Weekly Dispatches from the Frontlines of World Literature

Our weekly roundup of literary news brings us to Romania, Mexico, and Singapore.

We are in the thick of the World Cup, but that does not mean that everything else stops! We are back with the latest literary updates from around the world. MARGENTO reports from Bookfest Bucharest on the latest of Romanian publishing and Romanian-US connections that emerged during the festival. Paul Worley and Kelsey Woodburn discuss the latest publications from the Yucatan Peninsula, focusing on indigenous writers. Finally, Theophilus Kwek tells us about recent news in the Singaporean literary world. Happy reading!

MARGENTO, Editor-at-Large, reporting from Romania: 

Bookfest Bucharest is one of the largest international book festivals in Europe, growing larger and larger by the year. This year it featured over 150 publishers. Although expanding, the festival seemed less loud this time for a quite mundane reason: the organizers placed the beer patios further away from the pavilions than they did in the past. The atmospherics and the events felt really animated, though, and sometimes even intense. The guest of honor was the United States, with a centrally placed and welcoming space hosting four to six events every day. One of the most popular panels was chaired by the ambassador himself—HE Hans Klemm—on the life and work of Romanian-born American critic and fiction writer Matei Călinescu (and the dedicated Humanitas series).

While the American organizers seemed to favor fiction, many of their Romanian counterparts at the US booth were poets and/or poetry translators. Prolific translator and Asymptote contributor Florin Bican launched his brilliant translations of Dr. Seuss’s Cat in the Hat, Tara Skurtu launched her already praised latest collection in an event emceed by another poet, Svetlana Cârstean, and Asymptote contributor Andra Rotaru participated in a round table on US literary magazines.

The Romanian-US Fulbright Commission organized no fewer than two events—each drawing a crowd—on opportunities for Romanians to study and/or teach in the US and for Americans to do the same in Romania, while yet another panel focused on “academic thinking in translation.”

The Romanian-US connection was also active on other levels, sometimes beyond the guest of honor’s event dais. The ever-hipper frACTalia press, for instance, launched a machine translation series and a computationally assembled US verse anthology. Also, as foremost critic Ion Bogdan Lefter has noted, Dan Gulea’s latest book of literary criticism establishes a refined dialog with William Empson’s “classic” Seven Types of Ambiguity while actually making a plea for manifold clarity and a “complex paradigm shift” in world literature. While building on his “nine types of reading,” Gulea also revisits the oeuvres of Asymptote contributors Șerban Foarță and Mircea Cărtărescu.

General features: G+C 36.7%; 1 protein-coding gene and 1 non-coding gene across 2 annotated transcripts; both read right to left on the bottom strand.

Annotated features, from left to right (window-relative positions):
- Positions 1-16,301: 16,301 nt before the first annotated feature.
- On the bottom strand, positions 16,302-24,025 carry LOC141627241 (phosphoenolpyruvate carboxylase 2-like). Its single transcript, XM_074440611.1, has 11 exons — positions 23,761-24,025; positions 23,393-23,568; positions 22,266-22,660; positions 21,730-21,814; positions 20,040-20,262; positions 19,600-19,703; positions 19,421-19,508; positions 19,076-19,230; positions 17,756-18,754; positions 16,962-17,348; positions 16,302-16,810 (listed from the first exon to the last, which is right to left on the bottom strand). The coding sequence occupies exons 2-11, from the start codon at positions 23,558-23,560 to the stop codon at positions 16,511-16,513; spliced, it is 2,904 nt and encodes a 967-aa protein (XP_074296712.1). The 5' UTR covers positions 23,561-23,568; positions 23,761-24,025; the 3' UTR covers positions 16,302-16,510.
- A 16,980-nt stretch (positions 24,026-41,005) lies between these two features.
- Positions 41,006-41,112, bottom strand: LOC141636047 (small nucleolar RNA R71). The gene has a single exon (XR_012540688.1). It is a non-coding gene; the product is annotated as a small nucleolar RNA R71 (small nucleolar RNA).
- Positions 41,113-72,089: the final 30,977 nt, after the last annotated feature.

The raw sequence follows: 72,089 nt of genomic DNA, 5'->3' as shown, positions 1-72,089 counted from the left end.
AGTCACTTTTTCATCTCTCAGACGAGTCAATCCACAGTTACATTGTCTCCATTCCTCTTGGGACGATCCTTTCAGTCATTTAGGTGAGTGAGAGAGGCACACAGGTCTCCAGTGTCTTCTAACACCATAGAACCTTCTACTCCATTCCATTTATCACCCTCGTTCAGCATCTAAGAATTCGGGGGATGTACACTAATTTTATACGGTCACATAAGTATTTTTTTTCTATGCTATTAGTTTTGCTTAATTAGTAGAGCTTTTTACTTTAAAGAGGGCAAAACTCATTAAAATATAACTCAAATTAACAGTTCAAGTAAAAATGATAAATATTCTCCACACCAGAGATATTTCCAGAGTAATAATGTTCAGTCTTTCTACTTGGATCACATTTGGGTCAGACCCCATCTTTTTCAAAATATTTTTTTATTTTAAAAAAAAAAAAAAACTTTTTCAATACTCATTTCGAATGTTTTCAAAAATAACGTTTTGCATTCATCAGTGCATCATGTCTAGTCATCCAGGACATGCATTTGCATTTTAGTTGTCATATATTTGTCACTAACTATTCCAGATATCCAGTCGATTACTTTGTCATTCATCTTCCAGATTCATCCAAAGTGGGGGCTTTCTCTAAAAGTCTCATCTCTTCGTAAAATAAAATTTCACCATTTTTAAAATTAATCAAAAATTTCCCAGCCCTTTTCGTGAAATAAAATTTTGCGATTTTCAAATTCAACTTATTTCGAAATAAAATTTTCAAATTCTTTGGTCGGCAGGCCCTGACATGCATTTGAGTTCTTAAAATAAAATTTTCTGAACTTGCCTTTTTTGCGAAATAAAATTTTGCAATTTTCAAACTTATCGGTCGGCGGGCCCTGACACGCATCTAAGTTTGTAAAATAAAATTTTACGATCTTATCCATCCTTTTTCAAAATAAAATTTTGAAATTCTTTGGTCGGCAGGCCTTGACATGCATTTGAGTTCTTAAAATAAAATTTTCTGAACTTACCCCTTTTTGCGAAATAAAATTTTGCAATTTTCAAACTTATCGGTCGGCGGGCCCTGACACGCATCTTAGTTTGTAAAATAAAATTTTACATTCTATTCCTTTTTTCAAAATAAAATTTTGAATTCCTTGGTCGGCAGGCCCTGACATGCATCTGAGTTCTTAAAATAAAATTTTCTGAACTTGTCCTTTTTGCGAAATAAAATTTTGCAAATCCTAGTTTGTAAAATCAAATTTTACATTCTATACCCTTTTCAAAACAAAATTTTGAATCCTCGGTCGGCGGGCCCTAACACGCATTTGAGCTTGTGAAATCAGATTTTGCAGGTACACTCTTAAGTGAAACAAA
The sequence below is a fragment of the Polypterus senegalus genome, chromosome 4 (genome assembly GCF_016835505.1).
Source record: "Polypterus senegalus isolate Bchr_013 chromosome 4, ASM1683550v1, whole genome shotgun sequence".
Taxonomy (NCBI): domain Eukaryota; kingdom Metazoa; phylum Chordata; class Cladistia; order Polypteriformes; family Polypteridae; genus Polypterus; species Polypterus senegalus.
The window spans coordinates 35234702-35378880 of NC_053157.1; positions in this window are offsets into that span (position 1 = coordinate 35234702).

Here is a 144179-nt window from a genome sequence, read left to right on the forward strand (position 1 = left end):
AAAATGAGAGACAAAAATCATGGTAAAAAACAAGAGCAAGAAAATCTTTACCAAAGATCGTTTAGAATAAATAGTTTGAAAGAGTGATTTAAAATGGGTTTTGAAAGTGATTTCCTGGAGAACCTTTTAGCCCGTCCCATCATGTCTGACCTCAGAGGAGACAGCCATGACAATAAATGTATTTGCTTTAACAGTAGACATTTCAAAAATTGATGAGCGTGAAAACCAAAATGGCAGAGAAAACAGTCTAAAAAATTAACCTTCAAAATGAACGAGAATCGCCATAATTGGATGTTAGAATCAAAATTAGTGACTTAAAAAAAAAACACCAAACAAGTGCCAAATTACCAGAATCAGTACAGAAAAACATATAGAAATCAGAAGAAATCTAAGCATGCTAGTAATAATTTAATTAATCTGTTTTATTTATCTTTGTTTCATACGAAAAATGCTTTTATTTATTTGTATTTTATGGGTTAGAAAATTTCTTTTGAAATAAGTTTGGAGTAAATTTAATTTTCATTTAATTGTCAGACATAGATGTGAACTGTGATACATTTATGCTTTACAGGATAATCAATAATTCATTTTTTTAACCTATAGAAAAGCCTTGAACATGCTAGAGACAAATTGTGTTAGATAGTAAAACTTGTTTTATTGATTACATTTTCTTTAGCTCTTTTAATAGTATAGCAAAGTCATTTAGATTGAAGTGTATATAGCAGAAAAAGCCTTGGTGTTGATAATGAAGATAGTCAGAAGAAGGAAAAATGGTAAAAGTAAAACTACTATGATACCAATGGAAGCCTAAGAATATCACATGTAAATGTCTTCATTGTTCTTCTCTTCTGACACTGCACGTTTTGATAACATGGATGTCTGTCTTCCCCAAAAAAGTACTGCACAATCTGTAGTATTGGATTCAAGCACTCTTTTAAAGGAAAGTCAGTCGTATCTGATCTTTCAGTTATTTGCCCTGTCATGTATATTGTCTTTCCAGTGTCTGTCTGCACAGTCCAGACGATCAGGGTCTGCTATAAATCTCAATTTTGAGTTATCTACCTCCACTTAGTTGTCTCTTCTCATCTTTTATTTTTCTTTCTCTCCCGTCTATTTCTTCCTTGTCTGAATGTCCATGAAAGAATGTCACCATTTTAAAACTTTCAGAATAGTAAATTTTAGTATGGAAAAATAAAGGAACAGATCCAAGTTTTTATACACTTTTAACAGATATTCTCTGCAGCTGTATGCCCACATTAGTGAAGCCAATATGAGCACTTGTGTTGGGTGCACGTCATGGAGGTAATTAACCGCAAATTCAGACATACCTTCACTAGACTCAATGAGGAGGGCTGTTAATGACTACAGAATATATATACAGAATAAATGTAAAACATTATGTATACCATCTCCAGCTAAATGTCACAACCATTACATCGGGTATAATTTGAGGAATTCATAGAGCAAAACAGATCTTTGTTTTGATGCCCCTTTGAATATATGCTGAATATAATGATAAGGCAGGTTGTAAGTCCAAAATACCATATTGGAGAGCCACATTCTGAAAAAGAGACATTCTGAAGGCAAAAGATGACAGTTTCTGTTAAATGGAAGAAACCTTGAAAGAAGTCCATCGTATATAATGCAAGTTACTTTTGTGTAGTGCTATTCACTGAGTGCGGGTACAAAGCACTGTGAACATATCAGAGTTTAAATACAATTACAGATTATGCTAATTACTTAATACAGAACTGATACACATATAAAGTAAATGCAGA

Paul Worley and Kelsey Woodburn, Editors-at-Large, reporting from Mexico:

As reported in La Jornada, on June 19 researcher María de Guadalupe Suárez Castro held a book presentation for her recently published book El Chilam Balam de Tekax: Análisis etnohistórico at México’s National anthropology museum in México City. The publication of this critical text is a major event in the elaboration of a Yucatec Maya literary history that further underscores how Indigenous peoples throughout the region adopted Latin script for their own ends. Composed in 1833 in the Yucatec Maya language, the Chilam Balam of Tekax is one of several Chilam Balam manuscripts in existence. While extensive critical attention has been paid to the Chumayel manuscript, with this particular manuscript even being online, others remain the province of specialists. The publication of this book not only highlights the complexity of these texts, but also includes a CD containing a facsimile of the original manuscript.

On June 20 it was announced that Yucatec Maya writer Ana Patricia Martínez Huchim was awarded the honorific “Hechas en Yucatán” (Made in Yucatán), which seeks to recognize the contributions of women either from the Peninsula or living in it, who have stood out in the arts, culture, community service, or science.

On June 23 in the city of Felipe Carrillo Puerto, Ángel Sulub and others presented the new Yucatec Maya literary anthology Viajeros de la tinta (Travelers in Ink). As a compilation of young people’s writing from a Maya-language literary workshop, known as the Taller Literario Juvenil de la Zona Maya (Youth Literary Workshop of the Maya Area), the book highlights the ongoing dedication that Indigenous writers and intellectuals like Sulub have to promoting the maintenance and development of their mother tongues.

Theophilus Kwek, Editor-at-Large, reporting from Singapore:

The shortlist for the biennial Singapore Literature Prize was announced last Tuesday, with 50 writers shortlisted in 12 categories for a cash prize of $10,000 each. This year’s Prize has 32 authors appearing on the shortlist for the first time. It also marks the first time a single publisher has dominated any category, with Epigram Books publishing all five titles (including Asymptote contributor Jeremy Tiang’s debut novel, State of Emergency) for Fiction in English. Familiar names from world literature, including poets Simon Armitage and Wong Yoon Wah, and novelists Okky Madasari and Kate Griffin, were among the judges. 

June was otherwise a busy month for Singapore writing with the Ministry of Education’s Creative Arts Seminar drawing participants from across the city. Former Singapore Editor-at-Large Tse Hao Guang delivered a teachers’ workshop on the history of Singapore poetry at the National Library, while young writers Iain Lim, Patricia Karunungan, Crispin Rodrigues, Samuel Caleb Wee and Marylyn Tan presented a reading at the Singapore Art Museum. 


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